The first task was to get together all the potential partners and test different ideas for a partnership structure. This meeting happened in early May, held in the modern Newton & Bywell Community Hall with its great views over the Tyne valley. The suggestion was to have a “steering group” which would meet perhaps 2-3 times a year, with one representative from each sector in the partnership. There would also be a number of “working groups” or “delivery groups” on specific themes.
However, there was little appetite for a formal structure along those lines, although there were good ideas about various working groups. Instead the recommendation was for the Tyne Rivers Trust – as Catchment Partnership host – to take a lead.
The next step is therefore to update many of the projects (current and proposed) in the Tyne Catchment Plan and plot these partnerships on a map. We are planning to assess to what extent various projects address the key issues for the Tyne. The result will be a clearer picture about where there are geographical gaps in projects and initiatives – where there are issues that need action – and an overview about priorities. Work has started on this straight away and the aim is to reconvene all the Tyne Catchment Partners in late autumn to have that overview.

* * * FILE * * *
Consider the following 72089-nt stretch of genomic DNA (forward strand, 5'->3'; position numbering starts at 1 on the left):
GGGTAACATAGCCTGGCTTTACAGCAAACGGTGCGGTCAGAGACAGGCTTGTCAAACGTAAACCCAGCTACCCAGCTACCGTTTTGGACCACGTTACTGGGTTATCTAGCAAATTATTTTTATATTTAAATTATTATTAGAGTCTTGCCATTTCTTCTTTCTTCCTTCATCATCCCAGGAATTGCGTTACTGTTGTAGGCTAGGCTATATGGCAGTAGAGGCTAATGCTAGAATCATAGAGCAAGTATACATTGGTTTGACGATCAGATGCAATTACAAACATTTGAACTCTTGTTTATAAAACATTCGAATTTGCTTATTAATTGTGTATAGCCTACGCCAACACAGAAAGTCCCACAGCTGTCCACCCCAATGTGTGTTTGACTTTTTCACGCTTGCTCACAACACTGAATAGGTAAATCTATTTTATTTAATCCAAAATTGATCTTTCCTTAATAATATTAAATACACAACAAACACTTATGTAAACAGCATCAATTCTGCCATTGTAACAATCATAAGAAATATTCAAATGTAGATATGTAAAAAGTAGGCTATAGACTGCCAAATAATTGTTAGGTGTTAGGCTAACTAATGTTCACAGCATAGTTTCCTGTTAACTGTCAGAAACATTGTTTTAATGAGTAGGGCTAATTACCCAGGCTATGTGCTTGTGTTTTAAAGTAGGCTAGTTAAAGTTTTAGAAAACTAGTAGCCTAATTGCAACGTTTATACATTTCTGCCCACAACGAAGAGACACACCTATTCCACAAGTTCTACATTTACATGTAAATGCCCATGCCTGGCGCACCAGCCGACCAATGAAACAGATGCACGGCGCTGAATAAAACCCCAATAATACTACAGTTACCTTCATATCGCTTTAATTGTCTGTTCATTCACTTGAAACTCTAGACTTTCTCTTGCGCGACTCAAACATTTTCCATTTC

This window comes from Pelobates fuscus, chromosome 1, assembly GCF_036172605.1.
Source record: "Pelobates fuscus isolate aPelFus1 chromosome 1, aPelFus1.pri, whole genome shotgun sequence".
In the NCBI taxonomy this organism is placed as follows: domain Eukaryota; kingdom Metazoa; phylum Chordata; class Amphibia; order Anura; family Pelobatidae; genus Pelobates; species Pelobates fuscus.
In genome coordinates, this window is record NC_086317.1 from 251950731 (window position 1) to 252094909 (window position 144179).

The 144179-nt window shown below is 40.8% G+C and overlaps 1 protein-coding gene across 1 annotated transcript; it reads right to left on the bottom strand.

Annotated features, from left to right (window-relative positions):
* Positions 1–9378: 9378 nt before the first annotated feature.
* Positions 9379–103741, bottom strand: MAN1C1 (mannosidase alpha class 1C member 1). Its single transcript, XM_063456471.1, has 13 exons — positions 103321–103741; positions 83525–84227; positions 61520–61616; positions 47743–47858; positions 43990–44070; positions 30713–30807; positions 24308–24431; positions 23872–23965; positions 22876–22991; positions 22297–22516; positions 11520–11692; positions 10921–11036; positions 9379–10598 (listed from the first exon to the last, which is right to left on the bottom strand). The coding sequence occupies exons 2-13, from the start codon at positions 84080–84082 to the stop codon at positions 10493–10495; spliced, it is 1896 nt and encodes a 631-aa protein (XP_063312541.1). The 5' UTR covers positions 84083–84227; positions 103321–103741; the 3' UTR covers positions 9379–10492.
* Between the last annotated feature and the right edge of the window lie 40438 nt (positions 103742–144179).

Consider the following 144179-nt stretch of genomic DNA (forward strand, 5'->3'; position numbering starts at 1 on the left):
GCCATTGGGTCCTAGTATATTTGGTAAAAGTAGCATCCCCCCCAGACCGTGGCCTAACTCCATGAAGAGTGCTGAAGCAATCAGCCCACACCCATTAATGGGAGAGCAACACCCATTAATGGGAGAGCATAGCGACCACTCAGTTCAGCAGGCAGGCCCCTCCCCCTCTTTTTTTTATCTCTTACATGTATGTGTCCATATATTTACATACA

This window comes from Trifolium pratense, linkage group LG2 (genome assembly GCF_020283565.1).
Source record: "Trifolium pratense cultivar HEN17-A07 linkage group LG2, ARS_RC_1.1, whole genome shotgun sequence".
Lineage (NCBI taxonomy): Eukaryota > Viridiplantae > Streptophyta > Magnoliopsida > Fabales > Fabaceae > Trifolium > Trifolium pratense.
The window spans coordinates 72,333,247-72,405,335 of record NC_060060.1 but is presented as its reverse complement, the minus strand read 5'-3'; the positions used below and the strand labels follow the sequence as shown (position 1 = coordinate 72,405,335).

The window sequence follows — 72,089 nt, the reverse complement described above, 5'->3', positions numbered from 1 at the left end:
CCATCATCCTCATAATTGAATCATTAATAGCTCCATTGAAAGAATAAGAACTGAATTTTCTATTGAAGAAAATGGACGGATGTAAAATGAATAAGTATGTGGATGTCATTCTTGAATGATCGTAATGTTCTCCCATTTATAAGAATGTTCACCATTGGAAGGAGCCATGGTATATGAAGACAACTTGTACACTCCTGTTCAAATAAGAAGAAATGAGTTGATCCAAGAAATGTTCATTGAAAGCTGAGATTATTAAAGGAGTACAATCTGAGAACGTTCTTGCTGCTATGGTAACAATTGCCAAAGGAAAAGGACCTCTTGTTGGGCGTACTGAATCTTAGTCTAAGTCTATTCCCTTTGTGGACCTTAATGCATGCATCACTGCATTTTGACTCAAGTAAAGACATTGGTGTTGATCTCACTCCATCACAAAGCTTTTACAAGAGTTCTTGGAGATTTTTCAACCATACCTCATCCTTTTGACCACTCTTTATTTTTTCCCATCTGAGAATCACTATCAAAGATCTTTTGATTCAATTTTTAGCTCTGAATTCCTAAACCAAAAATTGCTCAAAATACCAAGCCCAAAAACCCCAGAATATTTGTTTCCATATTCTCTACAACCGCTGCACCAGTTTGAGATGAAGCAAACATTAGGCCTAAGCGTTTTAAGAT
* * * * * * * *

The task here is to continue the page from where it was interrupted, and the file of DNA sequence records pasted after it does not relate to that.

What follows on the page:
An exciting project that has come out of this is the opportunity to look closely at one waterbody – The Ouseburn – with an Evidence & Measures approach. This approach is a tried and tested way to solve problems on particularly urban waterbodies that have multiple, complex problems. Rather than commissioning new studies or new data, the approach is to gather together all existing sources of information – including old data going back a few decades where possible – into an evidence pack. This helps all the organisations involved highlight the most likely causes of failure at an Evidence Workshop – the “most likely culprits” affecting water quality. Having reached that agreement, a few weeks later, a Measures Workshop works on agreeing actions between all those organisations. This approach could work well on a number of waterbodies within the catchment, so I am also enthusiastically advocating the idea at every available opportunity. (If I see you, prepare yourself!)